My Inspiration For…By Guest Blogger Lynn Hones

One thing every single writer is asked time and time again is, “Where do you get your ideas?” I was recently at a talk given by R.L. Stine, and he said he’s always wanted to respond, “I don’t know, where do you get yours?”

Inspiration can come from anywhere. From a childhood event, to something you see on the news and even a mispronounced word (which sparked a short story of mine that has been published quite a few times). I want to peel back the skullcap of horror writers and take a peek inside their creative process for all to see. I’m going to kick off this series with author Lynn Hones and the childhood vacation that was the golem-esque clay for one of her novels.

So without further ado, the following page is Lynn’s stage…

My horror ebook, Laugh in the Dark, started this way. Back in the late 1960’s it wasn’t unusual for Dad to call out to my mom that we were taking a road trip. Keep in mind this was way back before seat belts were mandatory and the posted speed limit was 70 miles per hour. There were six kids and one Volkswagen Bug. Growing up in Ohio, near the Pennsylvania border, the usual response uttered under our breath was, “Dear God, not Gettysburg…again.”

He’d light a cig and smiled, “Nope, we’re going to Conneaut Lake Park.”

Now he was talking. We’d happily jump into that tiny car with big smiles dreaming of Devil’s Den with the infamous Wall of Gum. I made a mental note to have the mandatory wad of gum to stick on the wall as the cart went up the first hill.

Mom, depending on the year, was pregnant and holding a baby in the front seat, with the rest of us crammed into the back and the “puke bucket,” along with a random kid or two, stuffed in what we called “the well” in the way back.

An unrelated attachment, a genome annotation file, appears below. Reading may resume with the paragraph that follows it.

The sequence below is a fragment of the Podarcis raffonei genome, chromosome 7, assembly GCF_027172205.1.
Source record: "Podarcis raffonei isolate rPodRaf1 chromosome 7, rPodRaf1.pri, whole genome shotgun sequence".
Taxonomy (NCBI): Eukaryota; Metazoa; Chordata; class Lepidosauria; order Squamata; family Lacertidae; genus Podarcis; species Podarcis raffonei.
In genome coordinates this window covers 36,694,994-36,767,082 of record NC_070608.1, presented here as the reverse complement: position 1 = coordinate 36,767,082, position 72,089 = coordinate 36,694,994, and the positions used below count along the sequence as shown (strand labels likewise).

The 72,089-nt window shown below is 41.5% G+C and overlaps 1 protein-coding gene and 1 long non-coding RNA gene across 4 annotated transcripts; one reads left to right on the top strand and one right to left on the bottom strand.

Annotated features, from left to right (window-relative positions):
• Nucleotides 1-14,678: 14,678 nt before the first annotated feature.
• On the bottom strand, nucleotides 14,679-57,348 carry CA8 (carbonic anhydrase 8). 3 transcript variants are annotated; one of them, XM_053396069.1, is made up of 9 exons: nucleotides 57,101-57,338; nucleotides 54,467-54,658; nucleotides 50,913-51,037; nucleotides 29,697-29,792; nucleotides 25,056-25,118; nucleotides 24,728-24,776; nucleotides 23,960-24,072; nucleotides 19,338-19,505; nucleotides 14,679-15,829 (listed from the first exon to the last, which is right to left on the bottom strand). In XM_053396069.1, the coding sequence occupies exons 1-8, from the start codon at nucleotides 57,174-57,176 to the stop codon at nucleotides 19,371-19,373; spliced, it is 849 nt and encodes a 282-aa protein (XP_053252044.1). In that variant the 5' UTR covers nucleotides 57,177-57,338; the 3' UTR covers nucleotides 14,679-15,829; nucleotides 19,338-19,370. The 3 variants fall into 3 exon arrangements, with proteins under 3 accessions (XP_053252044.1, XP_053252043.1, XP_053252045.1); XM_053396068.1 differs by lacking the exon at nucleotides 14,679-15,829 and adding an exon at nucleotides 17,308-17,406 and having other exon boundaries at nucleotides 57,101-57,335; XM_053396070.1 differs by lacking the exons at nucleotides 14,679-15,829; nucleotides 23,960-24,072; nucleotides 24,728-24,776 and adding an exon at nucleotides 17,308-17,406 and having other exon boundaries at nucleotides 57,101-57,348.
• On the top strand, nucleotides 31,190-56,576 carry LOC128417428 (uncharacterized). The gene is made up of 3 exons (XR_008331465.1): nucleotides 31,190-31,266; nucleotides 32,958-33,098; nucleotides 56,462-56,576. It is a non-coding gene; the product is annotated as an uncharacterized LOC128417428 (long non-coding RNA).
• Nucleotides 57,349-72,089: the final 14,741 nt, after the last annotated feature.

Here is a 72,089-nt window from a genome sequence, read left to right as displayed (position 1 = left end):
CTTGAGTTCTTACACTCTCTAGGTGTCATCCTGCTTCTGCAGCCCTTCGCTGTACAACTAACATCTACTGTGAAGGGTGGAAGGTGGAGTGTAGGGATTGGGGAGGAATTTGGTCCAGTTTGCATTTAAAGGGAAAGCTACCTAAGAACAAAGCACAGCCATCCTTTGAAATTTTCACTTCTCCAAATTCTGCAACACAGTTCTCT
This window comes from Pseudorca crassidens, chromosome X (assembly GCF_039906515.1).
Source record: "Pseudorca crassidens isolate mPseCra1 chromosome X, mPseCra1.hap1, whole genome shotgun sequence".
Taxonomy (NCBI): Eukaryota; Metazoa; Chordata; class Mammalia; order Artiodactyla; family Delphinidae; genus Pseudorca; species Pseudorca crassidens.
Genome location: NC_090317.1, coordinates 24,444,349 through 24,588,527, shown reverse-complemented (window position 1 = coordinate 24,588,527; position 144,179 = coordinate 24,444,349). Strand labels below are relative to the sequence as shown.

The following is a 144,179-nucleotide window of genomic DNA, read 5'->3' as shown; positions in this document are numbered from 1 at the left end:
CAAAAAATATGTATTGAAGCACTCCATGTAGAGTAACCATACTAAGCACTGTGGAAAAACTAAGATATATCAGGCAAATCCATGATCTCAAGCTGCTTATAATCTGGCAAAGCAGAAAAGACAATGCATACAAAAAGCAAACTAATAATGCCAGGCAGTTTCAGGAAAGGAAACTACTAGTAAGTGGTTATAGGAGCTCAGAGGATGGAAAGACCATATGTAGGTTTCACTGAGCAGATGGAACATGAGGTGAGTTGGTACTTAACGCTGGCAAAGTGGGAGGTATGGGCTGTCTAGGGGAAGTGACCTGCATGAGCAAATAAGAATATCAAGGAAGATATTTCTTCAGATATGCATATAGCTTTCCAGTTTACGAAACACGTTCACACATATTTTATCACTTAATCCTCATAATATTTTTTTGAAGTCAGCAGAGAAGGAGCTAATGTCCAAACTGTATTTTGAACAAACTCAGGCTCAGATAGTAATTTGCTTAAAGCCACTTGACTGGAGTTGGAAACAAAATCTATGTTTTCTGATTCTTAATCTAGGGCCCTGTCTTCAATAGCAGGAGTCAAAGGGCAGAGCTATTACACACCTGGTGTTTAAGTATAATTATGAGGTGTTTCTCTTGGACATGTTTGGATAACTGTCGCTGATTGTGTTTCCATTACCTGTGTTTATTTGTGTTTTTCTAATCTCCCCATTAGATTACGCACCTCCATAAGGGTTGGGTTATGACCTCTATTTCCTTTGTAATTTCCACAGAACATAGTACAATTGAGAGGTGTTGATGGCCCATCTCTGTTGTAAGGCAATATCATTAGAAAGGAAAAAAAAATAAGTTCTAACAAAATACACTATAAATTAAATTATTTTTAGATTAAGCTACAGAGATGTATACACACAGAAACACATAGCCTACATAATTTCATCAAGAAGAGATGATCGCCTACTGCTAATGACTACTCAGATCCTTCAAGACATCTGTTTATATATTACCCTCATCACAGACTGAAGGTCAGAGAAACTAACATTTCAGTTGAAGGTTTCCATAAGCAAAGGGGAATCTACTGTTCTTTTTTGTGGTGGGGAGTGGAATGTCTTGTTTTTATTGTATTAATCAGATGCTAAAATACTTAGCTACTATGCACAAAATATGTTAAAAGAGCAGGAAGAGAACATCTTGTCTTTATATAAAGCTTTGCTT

Once there, us kids, green from Mom and Dad’s ciggy smoke filling the car, would jump out and run for the Conneaut Hotel. Old and spooky, built on Lake Conneaut, it was a fantastic place with long, uneven hallways and doorways with windows up top to let in the lake breezes. No televisions, radios, phones or air conditioning, it was right next door to the small park. We loved to hear the old-timers tell us about the young and beautiful bride, Elizabeth, who died in a fire there on her wedding day, and haunted the hotel ever since, looking for her lover.

Dad would buy the tickets and we’d run through the park and ride to exhaustion. Back in our room, we’d sleep with one eye open waiting for Elizabeth to float through the wall.

Fast forward to 2011. I now bring my own kids there and run around with them like the skinny little, Converse wearing, gum chomping girl I used to be.

 The best part, is that the hotel, built in the late 1890’s, is still operating and…there are still no phones, radios, televisions or air conditioning. And yes, the Wall of Gum is still there. The park is just hanging on however, financially and may be seeing its last days in this economy. If you get the chance, go. The lonely bride will remind you that although she died over sixty years ago, her spirit lingers, just as the spirit of the old park lingers in the memories of anyone lucky enough to have visited it back in the day or as recently as last year.